Turtles are reptiles that can be distinguished from other reptiles by the fact that they have a carapace. The carapace is made of bony plates that are welded to the skeleton. The carapace is a good protection against predators.
Some turtles live in fresh water (aquatic turtles), others live in the seas and the oceans (sea turtles) and there are also turtles that live on land (tortoises).
Art and Science
For this project, the body shape is based on the features of the legs of sea turtles.
By doing this 3-D visual art project, you can take the opportunity to teach some science topics about turtles. For some children, the ability to manipulate and create helps them to better retain the concepts. In this case, you can also talk about the different parts of the body of the turtle, where they live and the environment. Almost all sea turtles are classified as endangered. Climate change, habitat destruction and incidental capture in fishing nets are factors contributing to the decline in the marine turtle population.
As you can see, the materials used for this project are simple; you primarily need a foam sheet, a recycled plastic bottle, a Styrofoam ball and magnets.
Let the kids create their unique turtle. Some children will want to respect the original colours of some turtle species while others will want to create an imaginary species. The important thing is to give children the desire to create.
When children have finished creating their turtle, you can continue this activity with a new science lesson. Indeed, you can experiment with the properties of magnets and certain metallic objects. What do you think about creating a turtle race in a big water tank? When it’s hot, this activity can certainly be done outside! You will see that in a turtle race, turtles are not as slow as their reputation would suggest 😉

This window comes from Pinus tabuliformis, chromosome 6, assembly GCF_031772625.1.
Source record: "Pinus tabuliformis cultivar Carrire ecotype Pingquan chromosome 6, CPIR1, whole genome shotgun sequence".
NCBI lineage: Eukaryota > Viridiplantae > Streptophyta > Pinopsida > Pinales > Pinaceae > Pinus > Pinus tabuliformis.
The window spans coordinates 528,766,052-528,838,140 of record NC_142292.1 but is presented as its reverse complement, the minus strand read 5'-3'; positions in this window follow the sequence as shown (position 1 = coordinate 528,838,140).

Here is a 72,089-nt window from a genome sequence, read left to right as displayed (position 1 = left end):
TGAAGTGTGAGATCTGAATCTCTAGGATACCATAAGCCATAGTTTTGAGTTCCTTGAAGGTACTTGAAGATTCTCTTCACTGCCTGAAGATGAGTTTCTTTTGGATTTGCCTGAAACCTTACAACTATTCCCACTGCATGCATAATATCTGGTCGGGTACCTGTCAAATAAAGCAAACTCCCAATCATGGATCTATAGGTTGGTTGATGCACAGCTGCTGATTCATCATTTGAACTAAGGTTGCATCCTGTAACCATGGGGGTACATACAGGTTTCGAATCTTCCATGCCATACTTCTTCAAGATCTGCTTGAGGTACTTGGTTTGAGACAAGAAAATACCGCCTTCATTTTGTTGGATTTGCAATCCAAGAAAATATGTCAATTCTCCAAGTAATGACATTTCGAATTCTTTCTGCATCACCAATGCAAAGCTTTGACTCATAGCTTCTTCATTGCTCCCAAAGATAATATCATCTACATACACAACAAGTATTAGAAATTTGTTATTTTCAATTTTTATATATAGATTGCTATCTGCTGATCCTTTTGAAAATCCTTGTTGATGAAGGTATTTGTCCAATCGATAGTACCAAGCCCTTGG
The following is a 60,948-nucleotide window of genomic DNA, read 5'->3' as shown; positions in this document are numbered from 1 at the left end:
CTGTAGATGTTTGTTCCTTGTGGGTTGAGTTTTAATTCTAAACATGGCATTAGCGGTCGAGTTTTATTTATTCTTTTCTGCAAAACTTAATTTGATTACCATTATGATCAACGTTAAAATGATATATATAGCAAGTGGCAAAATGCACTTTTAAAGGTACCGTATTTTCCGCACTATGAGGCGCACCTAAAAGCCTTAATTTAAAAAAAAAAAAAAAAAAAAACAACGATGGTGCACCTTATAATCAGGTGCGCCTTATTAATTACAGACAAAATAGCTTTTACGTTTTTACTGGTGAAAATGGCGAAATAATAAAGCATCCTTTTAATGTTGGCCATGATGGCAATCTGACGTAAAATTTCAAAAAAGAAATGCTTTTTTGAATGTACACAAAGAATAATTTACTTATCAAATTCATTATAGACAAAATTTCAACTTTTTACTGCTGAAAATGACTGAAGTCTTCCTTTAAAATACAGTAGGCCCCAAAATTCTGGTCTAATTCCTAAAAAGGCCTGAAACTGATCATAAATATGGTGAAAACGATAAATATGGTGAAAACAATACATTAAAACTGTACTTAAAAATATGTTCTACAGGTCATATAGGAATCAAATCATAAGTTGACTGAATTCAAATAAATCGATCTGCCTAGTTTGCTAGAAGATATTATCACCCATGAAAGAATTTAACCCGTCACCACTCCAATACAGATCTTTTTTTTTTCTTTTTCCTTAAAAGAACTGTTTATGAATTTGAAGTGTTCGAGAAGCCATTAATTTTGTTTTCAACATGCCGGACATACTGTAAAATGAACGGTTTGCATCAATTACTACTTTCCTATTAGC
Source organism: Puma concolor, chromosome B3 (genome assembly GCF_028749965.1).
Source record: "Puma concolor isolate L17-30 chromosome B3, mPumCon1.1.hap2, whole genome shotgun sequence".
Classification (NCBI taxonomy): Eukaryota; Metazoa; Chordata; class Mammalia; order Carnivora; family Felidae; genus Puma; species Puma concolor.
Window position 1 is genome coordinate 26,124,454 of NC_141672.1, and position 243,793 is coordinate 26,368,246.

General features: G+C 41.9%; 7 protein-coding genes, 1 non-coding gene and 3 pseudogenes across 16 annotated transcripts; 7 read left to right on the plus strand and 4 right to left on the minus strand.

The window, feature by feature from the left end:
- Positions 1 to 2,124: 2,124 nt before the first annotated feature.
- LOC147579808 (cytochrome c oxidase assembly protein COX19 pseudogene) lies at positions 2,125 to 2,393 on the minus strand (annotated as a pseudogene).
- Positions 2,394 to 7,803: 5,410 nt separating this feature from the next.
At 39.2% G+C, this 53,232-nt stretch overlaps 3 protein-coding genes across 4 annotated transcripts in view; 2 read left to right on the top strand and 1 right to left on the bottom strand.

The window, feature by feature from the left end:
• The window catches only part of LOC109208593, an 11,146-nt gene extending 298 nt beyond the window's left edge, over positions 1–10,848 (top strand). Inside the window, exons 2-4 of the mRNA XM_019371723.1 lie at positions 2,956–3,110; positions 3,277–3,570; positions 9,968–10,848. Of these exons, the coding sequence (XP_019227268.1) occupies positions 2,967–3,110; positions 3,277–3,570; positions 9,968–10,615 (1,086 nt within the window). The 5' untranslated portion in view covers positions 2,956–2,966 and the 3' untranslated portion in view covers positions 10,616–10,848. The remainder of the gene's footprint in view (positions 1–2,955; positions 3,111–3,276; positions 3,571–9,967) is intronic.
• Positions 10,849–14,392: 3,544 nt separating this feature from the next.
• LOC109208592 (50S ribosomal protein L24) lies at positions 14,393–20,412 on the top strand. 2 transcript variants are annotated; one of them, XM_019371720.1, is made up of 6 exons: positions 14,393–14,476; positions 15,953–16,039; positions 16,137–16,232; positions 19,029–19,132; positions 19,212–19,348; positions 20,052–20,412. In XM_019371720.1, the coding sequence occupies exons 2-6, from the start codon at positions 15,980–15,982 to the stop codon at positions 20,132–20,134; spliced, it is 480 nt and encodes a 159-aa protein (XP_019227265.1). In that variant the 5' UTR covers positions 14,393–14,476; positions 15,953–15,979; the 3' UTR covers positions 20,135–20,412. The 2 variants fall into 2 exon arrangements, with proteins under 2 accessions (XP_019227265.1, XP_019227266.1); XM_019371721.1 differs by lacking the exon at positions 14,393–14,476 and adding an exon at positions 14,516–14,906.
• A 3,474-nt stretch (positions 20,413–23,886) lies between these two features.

If you want to complete this activity by a reading activity, you could read a book about Franklin the turtle. Franklin is not a sea turtle or an aquatic turtle but rather a tortoise. Reading a book about Franklin will allow you to also talk about tortoises.
Paulette Bourgeois is the author of Franklin; she is from Winnipeg, Manitoba (Canada). She wrote a whole series of books. Benjamin’s stories enable children to identify with everyday situations such as fear of going to school or fear of storms, the arrival of a little brother or a little sister, Halloween or Christmas, etc.
The illustrations of Benjamin’s books are drawn by the illustrator Brenda Clark.
So this simple craft project opens the door to lots of possibilities!
Indeed, visual art often enables integration of different subjects; in this case, you can start with an art activity that allows you to teach natural science concepts about turtles. If you organize a turtle race, you can talk about magnetism. You can also integrate reading using the books by Paulette Bourgois.